For his latest scattershot provocation, Spike Lee tackles the incendiary subject of the grievously high murder rate that's literally killing Chicago’s black neighborhoods—hence the punning title that the city is as dangerous as Iraq—and shoehorns in the plot of Aristophanes' play Lysistrata, where women withhold sex until men declare peace. The movie's tagline, "No Peace No Piece," is subtler than Lee’s own take on that pun, while much of the acting is even broader than usual in a Spike Lee Joint. Although his heart is in the right place—and the casting of Teyonah Parris as a sexy and irresistible Lysistrata is inspired—his latest drama is just another long slog of a soapbox. The movie has a first-rate transfer; extras include a music video, deleted and extended scenes and making-of.
Throughout its six seasons, creator-writer Julian Fellowes' smash series about the Crawley clan and its (mainly) loyal servants during several periods of social upheaval has become the most popular PBS series ever aired. And for the final season, it's all there: soap opera-ish contrivances and smothering sentimentality offset by a real sense of period atmosphere and a terrific cast led by Hugh Bonneville and Michelle Dockery upstairs and Jim Carter and Phyllis Logan downstairs. However, a pervading sense of of spinning its wheels validates Fellowes' decision to wrap it up. The series looks smashing on Blu; extras are three featurettes.
The New Girlfriend
In Francois Ozon's most satisfying movie in years, Romain Duris gives a sensationally charismatic performance as David, a grieving widower whose "sordid" secret is discovered by his dead wife Laura's best friend, Claire, with whom he continues his secret life—until it complicates their own relationship and both of theirs with Claire’s husband Gilles, David's good friend. Besides Duris—whose wounded authenticity transforms David from a mere stunt—Anais Demoustier's Claire is painfully lovely and restrained, Raphael Personnaz's Gilles solidly embodies what on paper is a thankless role. The movie has a first-rate hi-def transfer; extras include a 45-minute featurette about Duris' transformation and 10 deleted scenes.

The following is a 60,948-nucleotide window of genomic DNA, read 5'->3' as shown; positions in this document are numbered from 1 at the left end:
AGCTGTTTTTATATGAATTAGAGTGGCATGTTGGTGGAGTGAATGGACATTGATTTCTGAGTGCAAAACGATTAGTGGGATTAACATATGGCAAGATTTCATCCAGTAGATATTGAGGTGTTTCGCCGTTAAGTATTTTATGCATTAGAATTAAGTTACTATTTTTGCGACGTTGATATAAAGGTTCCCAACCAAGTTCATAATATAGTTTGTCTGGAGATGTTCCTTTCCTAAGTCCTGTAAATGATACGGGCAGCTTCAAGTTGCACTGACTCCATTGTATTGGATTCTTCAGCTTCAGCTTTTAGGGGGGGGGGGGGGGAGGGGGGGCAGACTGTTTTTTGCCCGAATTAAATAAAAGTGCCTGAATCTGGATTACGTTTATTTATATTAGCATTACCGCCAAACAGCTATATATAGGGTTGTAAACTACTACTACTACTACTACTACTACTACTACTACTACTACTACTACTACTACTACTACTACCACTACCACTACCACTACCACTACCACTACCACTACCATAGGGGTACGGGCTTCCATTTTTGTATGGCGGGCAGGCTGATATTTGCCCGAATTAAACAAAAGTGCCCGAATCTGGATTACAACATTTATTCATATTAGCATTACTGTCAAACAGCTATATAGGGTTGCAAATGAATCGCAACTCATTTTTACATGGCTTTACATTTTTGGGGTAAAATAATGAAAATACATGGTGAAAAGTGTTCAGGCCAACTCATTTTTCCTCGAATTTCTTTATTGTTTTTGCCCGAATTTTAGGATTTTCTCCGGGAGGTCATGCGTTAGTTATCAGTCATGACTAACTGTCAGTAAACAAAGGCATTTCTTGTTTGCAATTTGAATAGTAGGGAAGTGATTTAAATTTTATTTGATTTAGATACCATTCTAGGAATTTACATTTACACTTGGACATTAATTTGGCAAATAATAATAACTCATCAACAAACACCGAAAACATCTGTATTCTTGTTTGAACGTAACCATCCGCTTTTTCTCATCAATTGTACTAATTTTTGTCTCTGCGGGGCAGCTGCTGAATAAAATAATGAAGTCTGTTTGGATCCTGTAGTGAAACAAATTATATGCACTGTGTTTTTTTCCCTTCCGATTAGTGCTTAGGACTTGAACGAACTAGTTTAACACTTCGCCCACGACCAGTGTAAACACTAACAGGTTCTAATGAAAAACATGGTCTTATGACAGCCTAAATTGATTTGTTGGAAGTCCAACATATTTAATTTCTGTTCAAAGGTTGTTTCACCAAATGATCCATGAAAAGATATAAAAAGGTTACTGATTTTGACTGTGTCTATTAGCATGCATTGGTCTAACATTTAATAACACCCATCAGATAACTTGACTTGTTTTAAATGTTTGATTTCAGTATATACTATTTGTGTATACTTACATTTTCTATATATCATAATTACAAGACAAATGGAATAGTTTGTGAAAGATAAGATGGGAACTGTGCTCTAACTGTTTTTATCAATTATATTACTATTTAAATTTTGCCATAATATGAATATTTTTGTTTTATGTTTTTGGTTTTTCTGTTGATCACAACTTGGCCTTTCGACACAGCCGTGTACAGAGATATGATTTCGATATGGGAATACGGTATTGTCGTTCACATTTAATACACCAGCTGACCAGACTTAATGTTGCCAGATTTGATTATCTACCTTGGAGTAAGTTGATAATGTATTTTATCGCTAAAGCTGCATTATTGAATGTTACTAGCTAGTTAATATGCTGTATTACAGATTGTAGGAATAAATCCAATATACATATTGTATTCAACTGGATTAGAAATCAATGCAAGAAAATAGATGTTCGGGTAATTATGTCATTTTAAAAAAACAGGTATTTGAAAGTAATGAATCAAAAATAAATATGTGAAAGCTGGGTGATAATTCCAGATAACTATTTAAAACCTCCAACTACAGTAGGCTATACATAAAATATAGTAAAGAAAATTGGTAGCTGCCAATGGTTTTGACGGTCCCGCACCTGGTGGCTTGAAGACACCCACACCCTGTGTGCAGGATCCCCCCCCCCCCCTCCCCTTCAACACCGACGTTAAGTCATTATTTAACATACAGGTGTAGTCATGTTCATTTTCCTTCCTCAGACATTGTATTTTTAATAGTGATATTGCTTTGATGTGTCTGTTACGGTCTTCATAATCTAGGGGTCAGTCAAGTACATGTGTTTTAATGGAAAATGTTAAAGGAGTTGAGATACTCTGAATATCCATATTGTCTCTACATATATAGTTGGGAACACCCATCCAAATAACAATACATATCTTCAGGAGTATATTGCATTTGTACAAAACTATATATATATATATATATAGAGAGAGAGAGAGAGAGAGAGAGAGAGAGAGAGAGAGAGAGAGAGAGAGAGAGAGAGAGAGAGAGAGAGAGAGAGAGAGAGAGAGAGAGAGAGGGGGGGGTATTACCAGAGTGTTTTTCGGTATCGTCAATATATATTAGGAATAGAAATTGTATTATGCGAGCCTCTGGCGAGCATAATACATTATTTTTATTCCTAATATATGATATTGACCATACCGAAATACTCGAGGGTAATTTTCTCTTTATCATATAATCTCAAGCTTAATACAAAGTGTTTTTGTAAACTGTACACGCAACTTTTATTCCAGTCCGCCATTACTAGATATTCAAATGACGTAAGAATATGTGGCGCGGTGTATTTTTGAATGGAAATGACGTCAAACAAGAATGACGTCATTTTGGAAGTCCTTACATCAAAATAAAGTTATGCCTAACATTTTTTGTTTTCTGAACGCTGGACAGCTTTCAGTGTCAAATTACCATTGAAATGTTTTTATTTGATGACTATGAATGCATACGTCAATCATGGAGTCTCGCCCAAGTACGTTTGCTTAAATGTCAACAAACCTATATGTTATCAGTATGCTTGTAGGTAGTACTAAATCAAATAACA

The three Japanese films in this set—Seijun Suzuki's Voice Without a Shadow (1958), Toshio Masuda's Red Pier (1958) and Buichi Saito's The Rambling Guitarist (1959)—are fast-paced crime dramas starring such young stars at the time as Hideaki Natani, Yujiro Ishihara and Akira Kobayashi. Since the Nikkatsu studio pumped out a lot of these genre flicks, there will undoubtedly be a few more volumes coming. All three movies’ new hi-def transfers look very good, and the extras include video essays.
Legendary guitarist Ritchie Blackmore’s estimable career, comprising Deep Purple and his indelible "Smoke on the Water" riff, his next band Rainbow and today's pairing with his long-time girlfriend for medieval songs, is ably recounted in this straightforward documentary. Extolling Blackmore’s creative genius are fellow band members, rock analysts and guitar contemporaries like Brian May, Joe Satriani and Steve Vai. Plentiful musical footage dominates this entertaining overview of a classic artist. The image looks fine; extras are added interviews.
Meet the Patels
In this disarming documentary, sister-brother directors Geeta and Ravi Patel show how their conservative Indian parents deal with Ravi not being married: he even hid his long-term white girlfriend from them, then broke up with her, to avoid having them meet her. He humors his parents by going along with their matchmaking, and the movie presents the Patels as a real family that has balanced the traditional and the modern, and Ravi himself is a charming guide as he deftly negotiates this world.
Scriabin—Symphonies 3 & 4
Russian composer Alexander Scriabin's interest in a kind of opaque mysticism and occult spirituality is in evidence in sometimes erratic but often ecstatic music, of which these two symphonies are prime examples, especially as played with vigor by conductor Valery Gergiev and the London Symphony Orchestra in a pair of propulsive live performances. Both symphonies are musical poems; the third, The Divine Poem, is an exhilarating juggernaut of swirling orchestral colors, while the compact fourth, The Poem of Ecstasy, presents Scriabin in his maturity, using fewer means to achieve the same artistic ends.